Thursday, 27 April 2017

Four days in Paris is never enough

After a couple of restorative days with my family in Germany, it was time to pack up my bag of lovingly washed clothes (thanks Auntie!) and head to my next destination - Paris.

I've been to Paris many times, but there is always so much to see and do that I still haven't covered off my long, long list and I was hoping to tick off a few more places on this trip.

On the advice of a friend, I had booked a little hotel on the Champ de Mars, just down the road from the Eiffel Tower and about 15 mins walk from Invalides. It was a charming little hotel and I had a room up on the fifth floor (thankfully they had a lift there!) which looked down onto the street below and even showed a little of the Tower above the buildings around it!

I hit the streets and walked towards Les Invalides, which is dedicated to the military history of France. There is a veterans hospital and retirement home in one corner of the site and a number of different museums which showcase different eras of France's military history. I really enjoyed the display of uniforms and armour through the ages and they had interspersed it with portraits of known soldiers and stories of different battles. They even had displays of decorated saddles for their horses.

The Dôme des Invalides was the most spectacular building, with a large golden domed roof and it's a church with the burial site for some of France's war heroes, most notably Napoleon Bonaparte.

I walked around for a couple of hours and had a hot chocolate in the Angelina cafe in the grounds (another item I'd wanted to tick off my list as I'd heard it was some of the best hot chocolate in Paris. It was nice, but way too sweet for me and I didn't drink much) and then I wandered down to the Siene and along the banks until I came to the Eiffel Tower. The parks around it were full of people enjoying the evening sunset and also all the inevitable touts and beggars so I walked to the far end and settled on a bench to watch the sun set behind the fabulous monument and enjoy the evening. It's such a beautiful structure - I never get tired of looking at it.

The next day was Saturday so I walked into St Germain and wandered down towards the river. I stopped in Laudree for a delicious morning tea with mini croissants and a Madeline (my favourite little scallop-shaped cake treats) and a pot of tea and was rewarded with my only celebrity sighting of the trip. I never see anyone when I'm out and about (or maybe I just don't know who I'm looking at) but the amazing Australian actor Noah Taylor and his family were having tea at the next table and I was super thrilled to see them. I wanted to stop and tell him how much I loved 'The Year my Voice Broke' and 'Shine' but didn't want to interrupt, so I sent a mental message and moved on my travels. I stopped at an art shop to buy some of their beautiful watercolour paint and walked across the Siene and over to the Louvre to watch the crowds. Then I took the metro into Opera, which is in the heart of the shopping district and wandered around the shops for a little, enjoying the bustle of the Saturday afternoon shoppers.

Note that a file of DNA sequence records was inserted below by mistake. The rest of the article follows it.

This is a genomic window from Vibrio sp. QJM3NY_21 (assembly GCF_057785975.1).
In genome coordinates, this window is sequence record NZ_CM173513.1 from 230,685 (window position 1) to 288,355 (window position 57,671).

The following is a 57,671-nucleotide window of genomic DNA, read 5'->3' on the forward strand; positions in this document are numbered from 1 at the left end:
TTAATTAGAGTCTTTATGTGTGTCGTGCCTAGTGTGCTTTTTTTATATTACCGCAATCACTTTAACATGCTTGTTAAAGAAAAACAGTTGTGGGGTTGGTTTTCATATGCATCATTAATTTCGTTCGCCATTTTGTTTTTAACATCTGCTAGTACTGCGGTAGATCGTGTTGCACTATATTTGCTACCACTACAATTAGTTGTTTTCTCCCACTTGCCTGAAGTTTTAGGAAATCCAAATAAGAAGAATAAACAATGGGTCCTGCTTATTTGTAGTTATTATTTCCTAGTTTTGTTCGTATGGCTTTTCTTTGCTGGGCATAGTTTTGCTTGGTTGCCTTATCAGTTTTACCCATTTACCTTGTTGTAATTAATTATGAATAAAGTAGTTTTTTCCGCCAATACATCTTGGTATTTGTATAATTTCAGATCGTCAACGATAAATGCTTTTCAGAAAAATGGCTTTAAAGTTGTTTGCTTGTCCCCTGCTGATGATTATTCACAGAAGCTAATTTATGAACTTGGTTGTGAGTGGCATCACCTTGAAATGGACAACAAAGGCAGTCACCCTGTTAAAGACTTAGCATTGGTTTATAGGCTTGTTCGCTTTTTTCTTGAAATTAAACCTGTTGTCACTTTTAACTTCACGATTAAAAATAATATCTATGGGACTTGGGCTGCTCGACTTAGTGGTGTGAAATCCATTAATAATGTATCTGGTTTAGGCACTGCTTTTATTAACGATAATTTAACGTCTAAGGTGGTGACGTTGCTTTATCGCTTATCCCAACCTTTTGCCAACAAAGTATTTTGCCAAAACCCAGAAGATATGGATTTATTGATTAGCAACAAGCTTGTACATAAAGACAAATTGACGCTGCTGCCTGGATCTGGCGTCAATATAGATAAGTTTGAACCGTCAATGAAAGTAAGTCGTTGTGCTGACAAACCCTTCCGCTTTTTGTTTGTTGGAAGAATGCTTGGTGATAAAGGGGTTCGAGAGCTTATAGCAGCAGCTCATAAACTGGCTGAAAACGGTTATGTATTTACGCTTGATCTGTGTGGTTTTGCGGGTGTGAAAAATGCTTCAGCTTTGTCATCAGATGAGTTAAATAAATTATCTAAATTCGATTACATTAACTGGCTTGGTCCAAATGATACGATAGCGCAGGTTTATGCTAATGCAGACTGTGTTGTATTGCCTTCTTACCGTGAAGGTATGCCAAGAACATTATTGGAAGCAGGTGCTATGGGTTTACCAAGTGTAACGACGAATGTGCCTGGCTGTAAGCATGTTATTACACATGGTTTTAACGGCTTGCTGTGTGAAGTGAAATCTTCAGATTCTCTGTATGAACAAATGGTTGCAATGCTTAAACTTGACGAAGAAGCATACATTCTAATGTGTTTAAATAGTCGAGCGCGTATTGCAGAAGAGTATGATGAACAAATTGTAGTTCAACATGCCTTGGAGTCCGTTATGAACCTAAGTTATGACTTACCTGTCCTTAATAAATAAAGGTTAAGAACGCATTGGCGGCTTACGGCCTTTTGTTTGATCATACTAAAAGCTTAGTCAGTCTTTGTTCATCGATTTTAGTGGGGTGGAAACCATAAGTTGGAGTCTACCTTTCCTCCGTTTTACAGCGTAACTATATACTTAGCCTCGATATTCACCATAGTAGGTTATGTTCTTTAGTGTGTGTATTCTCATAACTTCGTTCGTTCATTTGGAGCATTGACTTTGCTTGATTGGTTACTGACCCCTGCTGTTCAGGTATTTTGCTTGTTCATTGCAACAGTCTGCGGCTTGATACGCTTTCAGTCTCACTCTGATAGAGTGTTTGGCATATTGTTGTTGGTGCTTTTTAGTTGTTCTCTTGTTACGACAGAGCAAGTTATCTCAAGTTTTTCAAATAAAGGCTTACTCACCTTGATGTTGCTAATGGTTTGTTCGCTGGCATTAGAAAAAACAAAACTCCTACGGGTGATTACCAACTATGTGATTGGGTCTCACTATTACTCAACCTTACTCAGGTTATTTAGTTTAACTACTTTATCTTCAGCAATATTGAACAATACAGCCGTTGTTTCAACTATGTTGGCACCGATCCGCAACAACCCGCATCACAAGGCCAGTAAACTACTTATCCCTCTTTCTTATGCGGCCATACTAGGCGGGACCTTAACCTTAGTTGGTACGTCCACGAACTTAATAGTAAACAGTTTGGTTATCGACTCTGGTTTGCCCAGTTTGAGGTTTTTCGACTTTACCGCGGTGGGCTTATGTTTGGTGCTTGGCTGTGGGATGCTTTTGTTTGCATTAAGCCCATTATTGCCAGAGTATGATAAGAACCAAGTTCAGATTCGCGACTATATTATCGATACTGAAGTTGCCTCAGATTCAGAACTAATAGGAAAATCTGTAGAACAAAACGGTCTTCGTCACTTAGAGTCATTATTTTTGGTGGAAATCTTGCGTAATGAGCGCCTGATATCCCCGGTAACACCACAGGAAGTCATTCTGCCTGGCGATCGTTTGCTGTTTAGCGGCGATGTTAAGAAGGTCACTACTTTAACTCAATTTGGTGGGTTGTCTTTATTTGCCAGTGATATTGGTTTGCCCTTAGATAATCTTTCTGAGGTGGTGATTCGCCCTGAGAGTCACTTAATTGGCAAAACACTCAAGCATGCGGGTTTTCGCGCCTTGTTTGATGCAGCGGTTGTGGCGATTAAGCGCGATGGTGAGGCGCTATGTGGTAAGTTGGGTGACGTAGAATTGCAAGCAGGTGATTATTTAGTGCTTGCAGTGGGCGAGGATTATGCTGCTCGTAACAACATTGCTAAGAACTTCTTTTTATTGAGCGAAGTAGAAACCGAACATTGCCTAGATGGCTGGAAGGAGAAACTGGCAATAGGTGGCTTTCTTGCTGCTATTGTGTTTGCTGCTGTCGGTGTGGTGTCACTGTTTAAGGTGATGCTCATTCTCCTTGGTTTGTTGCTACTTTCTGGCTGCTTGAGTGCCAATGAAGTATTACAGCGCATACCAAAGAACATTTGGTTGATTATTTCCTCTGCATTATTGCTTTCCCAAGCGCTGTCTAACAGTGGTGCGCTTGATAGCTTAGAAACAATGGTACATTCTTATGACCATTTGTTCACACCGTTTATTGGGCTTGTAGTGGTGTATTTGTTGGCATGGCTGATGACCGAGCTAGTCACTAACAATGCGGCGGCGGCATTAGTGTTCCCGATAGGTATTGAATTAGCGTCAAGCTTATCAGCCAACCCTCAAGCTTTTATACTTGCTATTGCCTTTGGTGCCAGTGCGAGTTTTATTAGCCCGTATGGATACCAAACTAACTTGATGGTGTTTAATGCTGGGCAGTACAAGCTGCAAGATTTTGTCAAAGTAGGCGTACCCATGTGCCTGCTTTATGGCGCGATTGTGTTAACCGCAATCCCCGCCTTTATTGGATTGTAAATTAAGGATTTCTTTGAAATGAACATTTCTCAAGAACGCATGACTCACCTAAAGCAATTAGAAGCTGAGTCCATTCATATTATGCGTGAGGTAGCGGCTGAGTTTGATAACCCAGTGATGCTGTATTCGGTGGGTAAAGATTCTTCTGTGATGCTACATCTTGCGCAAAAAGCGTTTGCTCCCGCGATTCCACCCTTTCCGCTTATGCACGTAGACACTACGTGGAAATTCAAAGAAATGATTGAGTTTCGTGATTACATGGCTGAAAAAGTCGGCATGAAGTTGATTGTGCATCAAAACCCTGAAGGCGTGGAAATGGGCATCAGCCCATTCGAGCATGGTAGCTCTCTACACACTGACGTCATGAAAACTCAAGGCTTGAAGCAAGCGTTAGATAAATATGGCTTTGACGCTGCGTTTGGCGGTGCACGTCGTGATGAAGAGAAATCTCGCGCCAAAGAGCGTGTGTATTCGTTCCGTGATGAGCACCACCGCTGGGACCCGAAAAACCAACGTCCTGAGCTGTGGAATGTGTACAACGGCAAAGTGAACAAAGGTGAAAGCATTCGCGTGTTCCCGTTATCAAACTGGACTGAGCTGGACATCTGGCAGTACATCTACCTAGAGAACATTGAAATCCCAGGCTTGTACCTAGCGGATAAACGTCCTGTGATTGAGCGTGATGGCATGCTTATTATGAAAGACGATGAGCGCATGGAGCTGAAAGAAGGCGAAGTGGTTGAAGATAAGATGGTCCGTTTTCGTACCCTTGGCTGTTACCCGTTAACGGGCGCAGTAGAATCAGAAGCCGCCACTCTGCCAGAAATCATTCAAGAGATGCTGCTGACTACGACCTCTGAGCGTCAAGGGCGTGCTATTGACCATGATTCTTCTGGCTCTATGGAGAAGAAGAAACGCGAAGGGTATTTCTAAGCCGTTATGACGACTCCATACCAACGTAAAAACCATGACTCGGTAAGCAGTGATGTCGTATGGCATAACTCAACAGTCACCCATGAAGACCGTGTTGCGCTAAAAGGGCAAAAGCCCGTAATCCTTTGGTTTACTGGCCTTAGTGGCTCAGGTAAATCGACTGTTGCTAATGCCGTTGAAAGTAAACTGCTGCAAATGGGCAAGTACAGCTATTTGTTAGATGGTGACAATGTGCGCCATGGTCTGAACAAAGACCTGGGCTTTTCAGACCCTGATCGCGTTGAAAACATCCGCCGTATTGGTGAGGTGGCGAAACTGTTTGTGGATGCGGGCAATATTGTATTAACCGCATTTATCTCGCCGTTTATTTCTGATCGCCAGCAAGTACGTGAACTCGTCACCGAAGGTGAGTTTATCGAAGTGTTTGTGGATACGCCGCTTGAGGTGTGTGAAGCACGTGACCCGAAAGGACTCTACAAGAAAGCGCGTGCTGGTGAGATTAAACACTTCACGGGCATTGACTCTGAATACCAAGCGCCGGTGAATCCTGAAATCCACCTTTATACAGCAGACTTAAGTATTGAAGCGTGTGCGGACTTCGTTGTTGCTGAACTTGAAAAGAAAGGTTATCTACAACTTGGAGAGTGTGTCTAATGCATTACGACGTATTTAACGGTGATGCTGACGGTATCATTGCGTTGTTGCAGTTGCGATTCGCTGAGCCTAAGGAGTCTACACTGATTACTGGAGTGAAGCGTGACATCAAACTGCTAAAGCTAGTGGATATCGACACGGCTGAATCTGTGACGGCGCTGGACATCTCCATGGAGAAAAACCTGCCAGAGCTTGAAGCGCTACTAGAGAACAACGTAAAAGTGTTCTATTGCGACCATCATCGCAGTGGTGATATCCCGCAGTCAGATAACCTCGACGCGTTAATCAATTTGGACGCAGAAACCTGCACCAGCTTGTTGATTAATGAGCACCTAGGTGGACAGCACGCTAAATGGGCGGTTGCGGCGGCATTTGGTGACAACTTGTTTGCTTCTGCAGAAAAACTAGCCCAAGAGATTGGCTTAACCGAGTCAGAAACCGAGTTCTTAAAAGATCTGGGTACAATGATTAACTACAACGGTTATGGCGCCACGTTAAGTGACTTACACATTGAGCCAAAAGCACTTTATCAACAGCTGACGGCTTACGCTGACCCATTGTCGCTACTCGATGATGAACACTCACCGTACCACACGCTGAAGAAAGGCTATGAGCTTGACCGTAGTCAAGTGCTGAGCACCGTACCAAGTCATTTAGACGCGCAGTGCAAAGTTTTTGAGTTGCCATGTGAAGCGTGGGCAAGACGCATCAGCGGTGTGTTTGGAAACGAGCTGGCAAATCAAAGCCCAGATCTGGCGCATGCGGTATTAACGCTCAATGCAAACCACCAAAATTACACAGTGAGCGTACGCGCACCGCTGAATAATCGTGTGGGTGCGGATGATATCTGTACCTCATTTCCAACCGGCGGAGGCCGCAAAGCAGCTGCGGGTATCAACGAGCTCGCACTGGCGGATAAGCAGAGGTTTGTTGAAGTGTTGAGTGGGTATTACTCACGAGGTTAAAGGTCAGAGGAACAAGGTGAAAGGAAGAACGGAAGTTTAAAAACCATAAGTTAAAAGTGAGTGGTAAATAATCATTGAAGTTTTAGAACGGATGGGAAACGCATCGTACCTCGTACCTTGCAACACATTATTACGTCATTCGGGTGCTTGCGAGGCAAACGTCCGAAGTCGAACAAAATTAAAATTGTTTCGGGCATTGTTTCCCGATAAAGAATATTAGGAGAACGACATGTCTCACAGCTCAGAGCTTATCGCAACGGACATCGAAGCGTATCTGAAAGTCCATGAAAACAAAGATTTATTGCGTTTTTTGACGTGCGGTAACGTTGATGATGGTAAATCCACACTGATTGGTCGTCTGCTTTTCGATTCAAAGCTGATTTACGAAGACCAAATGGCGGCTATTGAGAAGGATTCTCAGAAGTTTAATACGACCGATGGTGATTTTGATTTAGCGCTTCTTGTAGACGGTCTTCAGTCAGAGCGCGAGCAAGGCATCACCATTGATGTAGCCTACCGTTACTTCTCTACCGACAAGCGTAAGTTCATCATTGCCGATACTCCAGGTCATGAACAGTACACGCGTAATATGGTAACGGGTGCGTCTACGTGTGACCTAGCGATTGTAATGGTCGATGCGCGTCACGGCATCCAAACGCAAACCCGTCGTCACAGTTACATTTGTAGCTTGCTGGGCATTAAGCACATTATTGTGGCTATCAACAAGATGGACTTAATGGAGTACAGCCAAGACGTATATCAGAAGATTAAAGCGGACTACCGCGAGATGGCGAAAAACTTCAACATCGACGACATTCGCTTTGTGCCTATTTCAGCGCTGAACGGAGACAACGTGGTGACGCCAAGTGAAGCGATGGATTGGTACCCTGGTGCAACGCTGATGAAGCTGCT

When I headed back to my hotel, I found that an antique market had been set up for the weekend in the streets around the hotel so I wandered between the stalls, looking at antique lace tablecloths, beautiful china cups and saucers and a million different items that I would have loved to take home. But with no room in the suitcase, I bought nothing but a linen handkerchief and kept wandering.

For dinner, I had an amazing, superb picnic; sourced from the traders in the streets around me. I had a petite baguette from the boulangerie, cheese from the fromagerie, some salmon caviar and some jambon (ham) and a nice little salad from the deli. Sooooo good!

Germany to France - and back again

When you live just a few kilometres from the border, it only makes sense that you would jump over into France on a regular basis. Today we made the short drive into la belle France to explore a few of the local villages in the Alsace region. And eat lunch.

Our first stop was into the village of Haguenau. We parked on the edge of town and walked into the centre, with icy winds sweeping around us that made our cheeks glow and noses go numb. A sudden cold snap bought the temperature down and it was still only a very brisk 11 degrees at 11am.